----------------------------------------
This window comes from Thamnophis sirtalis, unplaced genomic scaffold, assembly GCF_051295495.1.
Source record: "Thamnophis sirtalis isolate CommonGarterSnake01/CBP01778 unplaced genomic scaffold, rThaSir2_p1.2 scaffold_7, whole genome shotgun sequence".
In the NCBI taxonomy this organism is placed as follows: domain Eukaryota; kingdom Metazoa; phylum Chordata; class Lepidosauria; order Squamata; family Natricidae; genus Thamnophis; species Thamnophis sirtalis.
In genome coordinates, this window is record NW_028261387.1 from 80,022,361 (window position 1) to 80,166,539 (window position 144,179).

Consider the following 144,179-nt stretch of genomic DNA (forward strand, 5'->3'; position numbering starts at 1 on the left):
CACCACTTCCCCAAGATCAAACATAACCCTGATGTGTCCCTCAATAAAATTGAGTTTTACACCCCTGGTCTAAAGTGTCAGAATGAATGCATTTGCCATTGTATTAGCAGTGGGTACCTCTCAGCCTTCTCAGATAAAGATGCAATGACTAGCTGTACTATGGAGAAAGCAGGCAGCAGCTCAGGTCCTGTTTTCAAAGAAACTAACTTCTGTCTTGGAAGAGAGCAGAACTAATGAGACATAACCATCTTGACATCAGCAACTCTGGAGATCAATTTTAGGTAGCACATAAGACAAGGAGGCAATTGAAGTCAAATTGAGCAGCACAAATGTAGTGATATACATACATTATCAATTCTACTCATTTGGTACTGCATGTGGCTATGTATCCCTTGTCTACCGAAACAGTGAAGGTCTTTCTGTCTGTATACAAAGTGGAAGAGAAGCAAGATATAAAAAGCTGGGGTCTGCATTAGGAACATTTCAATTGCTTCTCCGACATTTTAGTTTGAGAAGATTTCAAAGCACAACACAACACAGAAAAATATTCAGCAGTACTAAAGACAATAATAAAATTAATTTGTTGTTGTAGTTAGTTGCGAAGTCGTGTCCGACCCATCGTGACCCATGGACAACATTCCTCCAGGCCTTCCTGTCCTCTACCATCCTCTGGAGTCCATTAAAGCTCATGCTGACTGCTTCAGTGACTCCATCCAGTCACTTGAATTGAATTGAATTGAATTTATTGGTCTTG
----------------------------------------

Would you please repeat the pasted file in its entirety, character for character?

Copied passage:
This window comes from Thamnophis sirtalis, unplaced genomic scaffold, assembly GCF_051295495.1.
Source record: "Thamnophis sirtalis isolate CommonGarterSnake01/CBP01778 unplaced genomic scaffold, rThaSir2_p1.2 scaffold_7, whole genome shotgun sequence".
In the NCBI taxonomy this organism is placed as follows: domain Eukaryota; kingdom Metazoa; phylum Chordata; class Lepidosauria; order Squamata; family Natricidae; genus Thamnophis; species Thamnophis sirtalis.
In genome coordinates, this window is record NW_028261387.1 from 80,022,361 (window position 1) to 80,166,539 (window position 144,179).

Consider the following 144,179-nt stretch of genomic DNA (forward strand, 5'->3'; position numbering starts at 1 on the left):
CACCACTTCCCCAAGATCAAACATAACCCTGATGTGTCCCTCAATAAAATTGAGTTTTACACCCCTGGTCTAAAGTGTCAGAATGAATGCATTTGCCATTGTATTAGCAGTGGGTACCTCTCAGCCTTCTCAGATAAAGATGCAATGACTAGCTGTACTATGGAGAAAGCAGGCAGCAGCTCAGGTCCTGTTTTCAAAGAAACTAACTTCTGTCTTGGAAGAGAGCAGAACTAATGAGACATAACCATCTTGACATCAGCAACTCTGGAGATCAATTTTAGGTAGCACATAAGACAAGGAGGCAATTGAAGTCAAATTGAGCAGCACAAATGTAGTGATATACATACATTATCAATTCTACTCATTTGGTACTGCATGTGGCTATGTATCCCTTGTCTACCGAAACAGTGAAGGTCTTTCTGTCTGTATACAAAGTGGAAGAGAAGCAAGATATAAAAAGCTGGGGTCTGCATTAGGAACATTTCAATTGCTTCTCCGACATTTTAGTTTGAGAAGATTTCAAAGCACAACACAACACAGAAAAATATTCAGCAGTACTAAAGACAATAATAAAATTAATTTGTTGTTGTAGTTAGTTGCGAAGTCGTGTCCGACCCATCGTGACCCATGGACAACATTCCTCCAGGCCTTCCTGTCCTCTACCATCCTCTGGAGTCCATTAAAGCTCATGCTGACTGCTTCAGTGACTCCATCCAGTCACTTGAATTGAATTGAATTGAATTTATTGGTCTTG